I developed Pima County’s Drug Court and Narcotics Diversion programs, and created the Drug Treatment Alternative to Prison Program (DTAP), which provides treatment and wrap-around recovery support services in place of prison for non-violent, repetitive felony offenders who suffer from addiction. This program saves lives, saves money, reduces crime, costs less than half the price of prison, and has a 70 percent success rate.

What new initiatives do you have in mind for the County Attorney’s Office? 

I’ve created numerous initiatives to improve public safety, prevent juvenile crime, and advance the efficiencies of the office, including: a Conviction Integrity Unit, 17 neighborhood Community Justice Boards, School Multi-Agency Response teams in 55 schools and 9 school districts, a Kids-in-Court program, Courthouse Dogs, the Southern Arizona Children’s Advocacy Center, the Bad Check program, Drug Court and DTAP.

There are several new initiatives I intend to pursue in my next term.

Using newly developed, highly sophisticated technology and software, I am implementing an intelligence-driven strategy of prosecution, and a violence reduction initiative that will transform the way our prosecutors fight crime.

We are engaging in a new intelligence and data-driven pro-active collaboration with law enforcement to identify the high-rate offenders who drive crime in Pima County, and focus on their arrest and prosecution. By carefully targeting these high-rate repetitive offenders, we are smarter on crime and continue to drive down the crime rate.

The recent $1.5 million MacArthur Safety + Justice grant seeks to reduce over-reliance on our jail with a focus on addressing the disproportionate impact on low-income individuals and communities of color. I will continue working to create alternatives to incarceration at the jail, to produce a fairer, more effective justice system.

I obtained a planning grant to establish a Behavioral Health Treatment Court Collaborative in Pima County to serve the population of substance abuse addicted, mentally ill, non-violent misdemeanor offenders currently incarcerated in our county jail. This is an important initiative to be completed in my next term.

Because the vast majority of prison inmates are released and return to our community, I will continue to work with the Second Chances program, which is leading a re-entry effort in Pima County to reduce recidivism.

I am already known for developing highly innovative, creative, and unique community outreach and prevention programs, and will continue seeking new ways to improve our services to the community.

How do Jewish values influence your work?

I am guided by the Jewish values my parents instilled in me. These are the values I have spent my entire life working for — justice, giving to charity and giving back to the community, treating people with respect and dignity, being kind and compassionate, being honest and having integrity. These values have had a significant influence on me as a prosecutor, especially when working with victims.

These values, and the Jewish saying, “Justice shall you pursue,” have served me exceptionally well as a prosecutor, which requires an absolute commitment and adherence to truth, justice and ethics, all of which are strongly embedded in Jewish values.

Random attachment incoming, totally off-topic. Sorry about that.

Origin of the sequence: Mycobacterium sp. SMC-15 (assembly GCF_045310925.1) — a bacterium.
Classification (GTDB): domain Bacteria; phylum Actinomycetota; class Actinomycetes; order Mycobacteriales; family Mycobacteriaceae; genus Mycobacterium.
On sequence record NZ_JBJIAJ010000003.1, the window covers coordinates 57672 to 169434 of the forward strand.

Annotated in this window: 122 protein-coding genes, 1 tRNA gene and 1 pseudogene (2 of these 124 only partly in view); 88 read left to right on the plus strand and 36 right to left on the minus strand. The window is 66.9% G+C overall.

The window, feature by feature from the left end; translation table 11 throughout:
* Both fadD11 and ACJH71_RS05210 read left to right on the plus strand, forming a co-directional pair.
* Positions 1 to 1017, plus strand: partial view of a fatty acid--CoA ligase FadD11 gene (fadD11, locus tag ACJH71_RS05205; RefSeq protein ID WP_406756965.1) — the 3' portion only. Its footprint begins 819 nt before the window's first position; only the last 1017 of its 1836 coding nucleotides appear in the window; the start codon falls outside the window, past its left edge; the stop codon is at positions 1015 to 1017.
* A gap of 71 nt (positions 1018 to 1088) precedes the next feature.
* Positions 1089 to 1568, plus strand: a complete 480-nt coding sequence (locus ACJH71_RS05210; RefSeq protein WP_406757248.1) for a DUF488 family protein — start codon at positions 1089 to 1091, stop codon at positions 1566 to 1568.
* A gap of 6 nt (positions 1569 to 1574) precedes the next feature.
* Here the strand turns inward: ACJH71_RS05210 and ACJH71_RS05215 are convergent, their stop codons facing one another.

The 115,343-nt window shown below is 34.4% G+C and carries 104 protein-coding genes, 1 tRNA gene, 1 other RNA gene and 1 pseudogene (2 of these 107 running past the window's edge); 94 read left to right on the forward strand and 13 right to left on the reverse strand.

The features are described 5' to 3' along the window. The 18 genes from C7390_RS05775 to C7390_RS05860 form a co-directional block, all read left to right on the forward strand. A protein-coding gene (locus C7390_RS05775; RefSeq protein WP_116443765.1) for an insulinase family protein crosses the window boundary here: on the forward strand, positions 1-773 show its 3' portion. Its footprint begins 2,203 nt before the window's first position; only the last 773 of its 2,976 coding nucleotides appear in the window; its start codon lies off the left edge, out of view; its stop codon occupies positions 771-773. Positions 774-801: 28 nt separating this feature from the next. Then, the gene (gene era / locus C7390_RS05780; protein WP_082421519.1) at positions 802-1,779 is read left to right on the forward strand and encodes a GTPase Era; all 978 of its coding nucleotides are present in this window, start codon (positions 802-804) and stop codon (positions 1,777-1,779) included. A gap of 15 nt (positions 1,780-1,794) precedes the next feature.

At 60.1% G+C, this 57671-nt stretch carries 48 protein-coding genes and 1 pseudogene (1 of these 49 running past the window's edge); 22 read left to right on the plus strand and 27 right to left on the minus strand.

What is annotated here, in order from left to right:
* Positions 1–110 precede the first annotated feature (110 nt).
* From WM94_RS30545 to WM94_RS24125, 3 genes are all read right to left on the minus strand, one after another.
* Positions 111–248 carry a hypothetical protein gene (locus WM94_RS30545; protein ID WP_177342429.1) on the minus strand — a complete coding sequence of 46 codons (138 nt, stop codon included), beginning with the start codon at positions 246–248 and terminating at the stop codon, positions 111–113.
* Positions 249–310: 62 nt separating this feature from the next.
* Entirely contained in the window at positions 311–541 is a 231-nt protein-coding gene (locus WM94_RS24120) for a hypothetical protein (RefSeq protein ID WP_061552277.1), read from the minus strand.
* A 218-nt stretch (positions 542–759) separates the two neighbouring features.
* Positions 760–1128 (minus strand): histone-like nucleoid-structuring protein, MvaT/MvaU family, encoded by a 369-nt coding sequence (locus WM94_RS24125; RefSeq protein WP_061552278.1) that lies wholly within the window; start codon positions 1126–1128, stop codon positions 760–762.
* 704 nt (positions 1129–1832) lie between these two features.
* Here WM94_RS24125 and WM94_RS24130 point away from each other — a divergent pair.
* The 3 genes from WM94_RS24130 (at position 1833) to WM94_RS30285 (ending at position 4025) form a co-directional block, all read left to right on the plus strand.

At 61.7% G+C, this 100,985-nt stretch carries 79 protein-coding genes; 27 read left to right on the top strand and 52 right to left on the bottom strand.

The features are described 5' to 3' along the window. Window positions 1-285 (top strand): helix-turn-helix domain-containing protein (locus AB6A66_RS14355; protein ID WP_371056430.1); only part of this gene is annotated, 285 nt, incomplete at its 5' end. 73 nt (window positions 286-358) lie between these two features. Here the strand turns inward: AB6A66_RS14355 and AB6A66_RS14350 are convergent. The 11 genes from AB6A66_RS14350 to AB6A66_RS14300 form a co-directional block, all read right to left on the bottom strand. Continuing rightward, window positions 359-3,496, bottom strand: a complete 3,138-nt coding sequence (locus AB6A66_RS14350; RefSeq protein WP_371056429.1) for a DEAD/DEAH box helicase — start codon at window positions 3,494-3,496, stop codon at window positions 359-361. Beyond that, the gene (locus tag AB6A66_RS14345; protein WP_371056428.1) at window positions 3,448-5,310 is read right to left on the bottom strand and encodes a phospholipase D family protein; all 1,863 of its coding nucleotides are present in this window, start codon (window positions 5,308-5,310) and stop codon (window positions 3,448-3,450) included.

What is the most important difference between you and your opponent in this race?

My opponent, a criminal defense attorney, has zero prosecution experience. He has been a defender representing individual criminal clients for only eight years. I have spent my entire legal career protecting the public safety of this community, prosecuting the offenders who threaten and endanger us all. He has not.

My opponent has never supervised nor managed a trial team, much less an entire law office. He has no civil legal experience whatsoever. This is a critical deficiency. The Pima County Attorney is the lawyer for all of Pima County’s elected officials, department heads and Board of Supervisors.

I possess a wealth of experience, competence and know-how. I do not need any on-the-job training. I have prosecuted every type of case imaginable, managed the entire criminal prosecution function as chief criminal deputy, and learned personnel, management and administration issues of the entire office as chief deputy.

As the elected county attorney, I have another two decades of experience, skills and competence in managing and administering the largest law firm in Southern Arizona, with a staff of 400 employees, 100 attorneys and a budget of more than $30 million.

I have received numerous awards and honors nationally, state-wide and locally for ethics and integrity, for doing justice as a prosecutor, and for creating highly unique and far-reaching programs providing innovative criminal justice solutions.

How do you respond to his criticisms? 

Our conviction rate is 91.9 percent; 85 percent guilty at trial; 65 percent of our trials are violent, dangerous offenders, less than 3 percent of trials are narcotics cases.  Non-violent first or second time drug offenders are not sentenced to prison. Arizona law requires persons convicted of drug possession to be sentenced to probation and be given drug treatment for the first two convictions. Fewer than 6 percent of Arizona Department of Corrections inmates are drug offenders.  Ninety-five percent of inmates at the AZ DOC are violent, dangerous or repetitive offenders, and 65 percent are violent and repetitive. We regularly prosecute economic crimes. (Arizona Supreme Court and Prisoners in Arizona statistics)

Final thoughts:

The work that I get to do every day is profoundly special and meaningful. Every day I get to make a living and make a difference. Every day I get to fight for safe streets and secure homes. Every day I get to work to improve the public safety of this community. Every day I have the privilege and opportunity “to be part of the action and the passion of our times.” I am blessed and fortunate.